Kinetical and biochemical capabilities of trypsin vary widely among species and can be correlated with alimentary needs (Secor & Diamond, 2000; Pivnenko, 2004). Trypsin properties are studied looking for improvement in food digestion (Córdova-Murueta & García-Carreño, 2002) and in pursue of enzymes with qualities and capabilities to be integrated with biotechnological processes (Rodrigues Da Silva, 2017). Kinetical and biochemical capabilities of trypsin from P. vannamei are surprisingly higher than in other crustaceans (Sainz-Hernández et al., 2004b). Shrimp performance with different trypsin phenotypes deserves our attention to direct its production to a more efficient catabolism, aimed at promoting a significant improvement in the shrimp aquaculture industry.

Molecular cloning, sequence, and polymorphism of Penaeus vannamei trypsin

Utilizing two successive screenings of an amplified cDNA library from the digestive gland (DG) of P. vannamei,Klein et al. (1996) detected five cDNA encoding to five isoforms of trypsin; they were named variants 30, 39, 40, 21 and 42. The comparison of these cDNA sequences suggested a division of isotrypsins into two families (I and II), the first one formed by variants 30, 39 and 40, and the second one by variants 21 and 42. The amino acids composition of these two families varied in 25 positions, and within each family, the amino acid sequence differed in only six positions (Klein et al., 1996).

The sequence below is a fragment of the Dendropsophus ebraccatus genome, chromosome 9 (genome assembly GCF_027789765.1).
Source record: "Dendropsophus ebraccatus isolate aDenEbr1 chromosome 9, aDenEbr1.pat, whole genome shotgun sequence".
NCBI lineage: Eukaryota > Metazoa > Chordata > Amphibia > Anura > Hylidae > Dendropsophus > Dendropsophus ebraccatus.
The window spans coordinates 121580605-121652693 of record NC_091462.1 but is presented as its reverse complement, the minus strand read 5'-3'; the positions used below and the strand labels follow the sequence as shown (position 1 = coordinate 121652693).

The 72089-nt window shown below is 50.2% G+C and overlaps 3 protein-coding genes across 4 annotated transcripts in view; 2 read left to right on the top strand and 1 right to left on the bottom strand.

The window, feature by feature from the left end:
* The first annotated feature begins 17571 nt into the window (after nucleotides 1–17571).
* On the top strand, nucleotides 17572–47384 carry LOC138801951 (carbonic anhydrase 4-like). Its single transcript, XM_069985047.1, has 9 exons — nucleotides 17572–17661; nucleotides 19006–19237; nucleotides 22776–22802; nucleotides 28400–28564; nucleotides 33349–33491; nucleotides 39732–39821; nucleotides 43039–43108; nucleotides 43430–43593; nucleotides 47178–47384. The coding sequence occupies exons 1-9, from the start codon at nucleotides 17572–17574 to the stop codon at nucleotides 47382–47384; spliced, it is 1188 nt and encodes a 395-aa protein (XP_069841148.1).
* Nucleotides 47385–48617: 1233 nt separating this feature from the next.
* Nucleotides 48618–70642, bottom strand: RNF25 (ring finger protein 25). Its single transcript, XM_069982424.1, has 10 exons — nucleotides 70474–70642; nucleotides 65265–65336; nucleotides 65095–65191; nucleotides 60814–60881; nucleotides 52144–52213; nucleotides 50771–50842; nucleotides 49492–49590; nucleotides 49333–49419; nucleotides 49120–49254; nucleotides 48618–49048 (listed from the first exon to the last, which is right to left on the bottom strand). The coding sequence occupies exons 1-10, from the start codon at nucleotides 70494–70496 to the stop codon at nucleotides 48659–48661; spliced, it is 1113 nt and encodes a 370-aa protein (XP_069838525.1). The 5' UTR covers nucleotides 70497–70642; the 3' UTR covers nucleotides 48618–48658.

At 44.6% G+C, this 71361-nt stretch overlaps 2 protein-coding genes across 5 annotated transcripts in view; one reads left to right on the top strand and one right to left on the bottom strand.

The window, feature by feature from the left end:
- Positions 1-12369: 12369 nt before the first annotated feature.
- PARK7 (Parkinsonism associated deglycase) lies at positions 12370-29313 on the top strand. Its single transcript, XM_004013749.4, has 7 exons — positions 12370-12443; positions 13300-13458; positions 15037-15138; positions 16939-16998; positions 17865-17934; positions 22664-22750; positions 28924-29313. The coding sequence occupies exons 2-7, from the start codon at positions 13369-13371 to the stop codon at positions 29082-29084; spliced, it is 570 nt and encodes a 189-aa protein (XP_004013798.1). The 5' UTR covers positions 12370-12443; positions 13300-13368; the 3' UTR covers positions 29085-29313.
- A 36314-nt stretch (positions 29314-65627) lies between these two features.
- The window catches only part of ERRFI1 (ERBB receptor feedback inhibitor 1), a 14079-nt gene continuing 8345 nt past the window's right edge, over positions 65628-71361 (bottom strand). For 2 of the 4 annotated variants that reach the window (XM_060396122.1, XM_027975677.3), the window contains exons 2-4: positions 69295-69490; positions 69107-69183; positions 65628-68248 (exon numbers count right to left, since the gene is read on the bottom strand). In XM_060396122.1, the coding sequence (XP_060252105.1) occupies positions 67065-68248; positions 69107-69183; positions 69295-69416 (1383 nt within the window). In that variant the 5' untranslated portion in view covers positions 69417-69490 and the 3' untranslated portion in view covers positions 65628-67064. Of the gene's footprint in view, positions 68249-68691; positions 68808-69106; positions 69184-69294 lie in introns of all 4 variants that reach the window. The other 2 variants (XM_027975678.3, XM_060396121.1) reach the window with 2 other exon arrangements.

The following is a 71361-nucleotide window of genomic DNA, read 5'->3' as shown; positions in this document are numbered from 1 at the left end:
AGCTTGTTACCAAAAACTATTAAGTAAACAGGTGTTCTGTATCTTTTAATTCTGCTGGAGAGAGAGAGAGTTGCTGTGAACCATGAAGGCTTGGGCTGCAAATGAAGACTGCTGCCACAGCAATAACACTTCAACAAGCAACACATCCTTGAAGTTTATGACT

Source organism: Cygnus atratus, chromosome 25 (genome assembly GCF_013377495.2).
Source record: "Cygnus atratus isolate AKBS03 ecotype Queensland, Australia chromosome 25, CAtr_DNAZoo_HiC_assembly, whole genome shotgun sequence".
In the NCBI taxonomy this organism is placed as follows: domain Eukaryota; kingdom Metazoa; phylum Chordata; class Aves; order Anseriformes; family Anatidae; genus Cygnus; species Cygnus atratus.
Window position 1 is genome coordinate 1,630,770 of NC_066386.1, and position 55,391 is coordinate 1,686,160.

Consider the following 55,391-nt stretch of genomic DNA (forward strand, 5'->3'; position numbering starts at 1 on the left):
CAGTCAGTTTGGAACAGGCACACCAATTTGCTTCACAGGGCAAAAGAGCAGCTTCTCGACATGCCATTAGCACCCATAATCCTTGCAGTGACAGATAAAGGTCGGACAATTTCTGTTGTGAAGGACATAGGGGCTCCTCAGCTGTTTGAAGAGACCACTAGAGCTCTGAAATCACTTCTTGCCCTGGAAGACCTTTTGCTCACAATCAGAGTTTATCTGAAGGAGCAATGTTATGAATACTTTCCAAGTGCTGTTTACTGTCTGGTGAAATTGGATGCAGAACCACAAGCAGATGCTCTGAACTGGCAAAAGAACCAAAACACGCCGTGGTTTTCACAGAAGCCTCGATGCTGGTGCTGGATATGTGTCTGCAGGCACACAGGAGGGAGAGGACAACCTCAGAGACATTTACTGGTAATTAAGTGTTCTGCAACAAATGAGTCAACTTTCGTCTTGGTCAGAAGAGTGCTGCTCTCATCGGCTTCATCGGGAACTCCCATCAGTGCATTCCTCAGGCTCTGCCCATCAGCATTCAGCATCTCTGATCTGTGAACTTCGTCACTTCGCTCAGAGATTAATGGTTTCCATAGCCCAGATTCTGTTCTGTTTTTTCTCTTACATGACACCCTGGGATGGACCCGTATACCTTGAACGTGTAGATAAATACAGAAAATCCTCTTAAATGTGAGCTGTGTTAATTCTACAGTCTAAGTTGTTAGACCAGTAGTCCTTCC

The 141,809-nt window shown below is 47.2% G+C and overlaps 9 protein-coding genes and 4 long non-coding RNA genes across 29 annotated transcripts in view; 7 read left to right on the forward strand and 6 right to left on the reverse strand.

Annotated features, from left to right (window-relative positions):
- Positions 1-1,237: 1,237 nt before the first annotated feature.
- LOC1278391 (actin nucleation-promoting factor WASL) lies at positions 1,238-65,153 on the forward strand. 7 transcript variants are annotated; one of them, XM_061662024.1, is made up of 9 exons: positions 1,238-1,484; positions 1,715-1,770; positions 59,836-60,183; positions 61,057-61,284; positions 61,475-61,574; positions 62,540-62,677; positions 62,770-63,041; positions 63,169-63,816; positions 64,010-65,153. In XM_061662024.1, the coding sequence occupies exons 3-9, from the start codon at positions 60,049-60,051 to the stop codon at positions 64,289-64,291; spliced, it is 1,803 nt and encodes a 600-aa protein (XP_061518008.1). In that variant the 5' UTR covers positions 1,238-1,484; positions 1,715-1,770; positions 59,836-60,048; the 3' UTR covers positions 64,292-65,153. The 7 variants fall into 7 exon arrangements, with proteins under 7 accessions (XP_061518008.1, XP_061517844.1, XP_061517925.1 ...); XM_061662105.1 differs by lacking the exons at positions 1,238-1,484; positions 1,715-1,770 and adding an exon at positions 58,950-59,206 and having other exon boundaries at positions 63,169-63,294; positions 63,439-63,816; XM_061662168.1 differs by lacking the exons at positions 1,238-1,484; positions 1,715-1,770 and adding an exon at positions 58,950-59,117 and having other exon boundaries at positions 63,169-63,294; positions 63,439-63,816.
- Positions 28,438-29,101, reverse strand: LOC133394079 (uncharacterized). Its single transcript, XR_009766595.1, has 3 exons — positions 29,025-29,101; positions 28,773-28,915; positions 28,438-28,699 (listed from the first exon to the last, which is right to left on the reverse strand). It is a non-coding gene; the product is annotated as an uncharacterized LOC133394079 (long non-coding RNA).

A third family of trypsin sequences was detected and described in the genomic DNA from the spermatophore sac, and this sequence was not found in the cDNA library from the DG (Klein et al., 1998). The third gene family has a different organization compared to that found in families I and II. However, its nucleotide sequence (without introns) is 93% identical to the trypsinogen sequence from the family I and 91% to the family II. Fifteen amino acids support evidence of an old evolutionary separation in the variable position of the trypsinogen families III, which did not match with the residues found at the same position in the cDNA variants. Alignment of sequences revealed that the P. vannamei trypsin was more related to the bovine trypsin than that of bacteria, and it had 74% similarity with trypsin from crayfish (Klein et al., 1998).

The longest isolated and sequenced cDNA encoded a pre-proenzyme of 255 amino acids containing a putative precursor peptide of 14 residues (numbered −14 to −1) (chymotrypsin numbering system), a highly hydrophobic signal sequence of 14 amino acids (numbered −28 to −15), and the active enzyme (numbered 1 to 227). The three families include Asp189 and His57, Asp102, and Ser195, which are implicated in the substrate-binding crevice and catalytic mechanism of serine proteases (Neurath et al., 1967).